[AfrICANN-discuss] This Internet provider pledges to put your privacy first. Always.

Anne-Rachel Inné annerachel at gmail.com
Sun Apr 15 13:28:22 SAST 2012

 This Internet provider pledges to put your privacy first. Always.


Step aside, AT&T and Verizon. A new privacy-protecting Internet service and
telephone provider still in the planning stages could become the ACLU's
dream and the FBI's worst nightmare.

 by Declan McCullagh <http://www.cnet.com/profile/declan00/> April 11, 2012
4:00 AM PDT
  [image: Nick Merrill, who challenged a demand from the FBI for user data,
wants to create the world&#39;s first Internet provider designed to be

Nick Merrill, who challenged a demand from the FBI for user data, wants to
create the world's first Internet provider designed to be
(Credit: Sarah Tew/CNET)

Nicholas Merrill is planning to revolutionize online privacy with a concept
as simple as it is ingenious: a telecommunications provider designed from
its inception to shield its customers from surveillance.

Merrill, 39, who previously ran a New York-based Internet provider, told
CNET that he's raising funds to launch a national "non-profit
telecommunications provider dedicated to privacy, using ubiquitous
encryption" that will sell mobile phone service and, for as little as $20 a
month, Internet connectivity.

The ISP would not merely employ every technological means at its disposal,
including encryption and limited logging, to protect its customers. It
would also -- and in practice this is likely more important -- challenge
government surveillance demands of dubious legality or constitutionality.

A decade of revelations has underlined the intimate relationship between
many telecommunications companies and Washington officialdom. Leading
providers including AT&T and Verizon handed billions of customer telephone
records <http://www.usatoday.com/news/washington/2006-05-10-nsa_x.htm> to
the National Security Agency; only Qwest refused to participate. Verizon turned
over customer data<http://www.washingtonpost.com/wp-dyn/content/article/2007/10/15/AR2007101501857.html>to
the FBI without court orders. An AT&T whistleblower accused the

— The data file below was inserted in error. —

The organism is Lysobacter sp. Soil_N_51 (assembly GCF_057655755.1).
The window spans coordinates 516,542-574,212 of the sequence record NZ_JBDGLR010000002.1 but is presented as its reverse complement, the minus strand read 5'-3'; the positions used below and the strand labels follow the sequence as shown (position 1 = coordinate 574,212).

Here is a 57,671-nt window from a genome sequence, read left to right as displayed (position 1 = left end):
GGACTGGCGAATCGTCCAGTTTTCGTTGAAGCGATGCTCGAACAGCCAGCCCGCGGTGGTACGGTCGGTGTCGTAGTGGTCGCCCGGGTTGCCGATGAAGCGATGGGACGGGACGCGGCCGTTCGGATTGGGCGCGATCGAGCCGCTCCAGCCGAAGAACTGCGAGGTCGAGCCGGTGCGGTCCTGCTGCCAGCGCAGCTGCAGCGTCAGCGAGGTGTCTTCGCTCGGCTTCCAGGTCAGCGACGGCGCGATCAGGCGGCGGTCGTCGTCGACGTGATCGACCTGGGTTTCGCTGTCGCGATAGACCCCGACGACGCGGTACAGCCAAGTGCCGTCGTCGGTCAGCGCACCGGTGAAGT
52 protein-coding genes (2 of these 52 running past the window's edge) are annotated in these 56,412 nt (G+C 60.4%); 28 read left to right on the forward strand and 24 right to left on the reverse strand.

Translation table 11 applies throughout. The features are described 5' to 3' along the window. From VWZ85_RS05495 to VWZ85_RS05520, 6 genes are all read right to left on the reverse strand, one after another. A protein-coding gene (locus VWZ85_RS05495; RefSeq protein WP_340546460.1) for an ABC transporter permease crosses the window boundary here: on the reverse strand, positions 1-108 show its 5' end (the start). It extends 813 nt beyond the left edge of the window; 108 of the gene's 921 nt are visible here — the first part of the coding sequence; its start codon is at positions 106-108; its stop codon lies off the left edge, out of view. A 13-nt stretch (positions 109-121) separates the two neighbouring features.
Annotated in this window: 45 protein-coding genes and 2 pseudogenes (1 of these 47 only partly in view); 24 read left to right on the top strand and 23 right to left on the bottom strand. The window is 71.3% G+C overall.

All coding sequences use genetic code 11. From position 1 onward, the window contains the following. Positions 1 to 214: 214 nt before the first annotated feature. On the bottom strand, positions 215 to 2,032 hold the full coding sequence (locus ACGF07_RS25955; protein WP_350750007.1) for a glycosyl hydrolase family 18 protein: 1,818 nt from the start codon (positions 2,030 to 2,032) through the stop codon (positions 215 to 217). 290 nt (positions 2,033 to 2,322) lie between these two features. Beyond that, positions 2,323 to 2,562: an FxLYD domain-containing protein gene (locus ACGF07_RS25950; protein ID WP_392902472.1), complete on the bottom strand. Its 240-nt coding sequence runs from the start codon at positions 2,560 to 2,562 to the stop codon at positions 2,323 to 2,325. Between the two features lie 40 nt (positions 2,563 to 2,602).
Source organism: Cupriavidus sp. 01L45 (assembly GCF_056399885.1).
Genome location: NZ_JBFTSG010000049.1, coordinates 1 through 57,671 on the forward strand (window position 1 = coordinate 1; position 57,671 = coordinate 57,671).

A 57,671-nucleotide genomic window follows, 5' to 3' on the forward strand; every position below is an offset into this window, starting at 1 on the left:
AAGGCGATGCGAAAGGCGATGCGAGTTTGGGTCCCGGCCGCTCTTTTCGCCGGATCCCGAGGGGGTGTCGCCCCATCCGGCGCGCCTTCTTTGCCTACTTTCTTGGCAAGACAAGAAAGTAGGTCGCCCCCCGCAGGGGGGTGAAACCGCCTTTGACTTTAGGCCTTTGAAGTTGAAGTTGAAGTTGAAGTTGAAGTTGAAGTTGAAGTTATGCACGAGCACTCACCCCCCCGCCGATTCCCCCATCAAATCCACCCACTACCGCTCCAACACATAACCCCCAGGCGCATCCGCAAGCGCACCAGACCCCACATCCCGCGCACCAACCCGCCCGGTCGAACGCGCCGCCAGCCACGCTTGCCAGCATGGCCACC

of illegally opening its
the NSA, a practice that the U.S. Congress retroactively made
legal in 2008 <http://news.cnet.com/8301-13578_3-9986716-38.html>.

By contrast, Merrill says his ISP, to be run by a non-profit called the Calyx
Institute <https://www.calyxinstitute.org/> with for-profit subsidiaries,
will put customers first. "Calyx will use all legal and technical means
available to protect the privacy and integrity of user data," he says.

Merrill is in the unique position of being the first ISP exec to fight back
against the Patriot Act's expanded police powers -- and win.

Nick Merrill says that "we will use all legal and technical means to resist
having to hand over information, and aspire to be the partner in the
telecommunications industry that ACLU and EFF have always needed but never
(Credit: Sarah Tew/CNET)

In February 2004, the FBI sent Merrill a secret "national security letter"
(not an actual court order signed by a judge) asking for confidential
information about his customers and forbidding him from disclosing the
letter's existence. He enlisted the ACLU to fight the gag order, and won. A
federal judge barred<http://news.cnet.com/Judge-disarms-Patriot-Act-proviso/2100-1028_3-5388764.html>the
FBI from invoking that portion of the law, ruling it was "an
"unconstitutional prior restraint of speech in violation of the First

Merrill's identity was kept confidential for years as the litigation
continued. In 2007, the Washington Post published his anonymous
said: "I resent being conscripted as a secret informer for the
government," especially because "I have doubts about the legitimacy of the
underlying investigation." He wasn't able to discuss his case

His recipe for Calyx was inspired by those six years of interminable legal
wrangling with the Feds: Take wireless service like that offered by Clear,
which began selling 4G WiMAX broadband in
Inject end-to-end encryption for Web browsing. Add e-mail that's stored in
encrypted form, so even Calyx can't read it after it arrives. Wrap all of
this up into an easy-to-use package and sell it for competitive prices,
ideally around $20 a month without data caps, though perhaps prepaid for a
full year.

"The idea that we are working on is to not be capable of complying" with
requests from the FBI for stored e-mail and similar demands, Merrill says.

A 1994 federal law called the Communications Assistance for Law Enforcement
Act <http://epic.org/privacy/wiretap/calea/calea_law.html> was highly
controversial when it was enacted because it required telecommunications
carriers to configure their networks for easy wiretappability by the
But even CALEA says that ISPs "shall not be responsible for decrypting"
communications if they don't possess "the information necessary to

Translation: make sure your customers own their data and only they can
decrypt it.

Merrill has formed an advisory
board<https://www.calyxinstitute.org/about/advisory_board>with members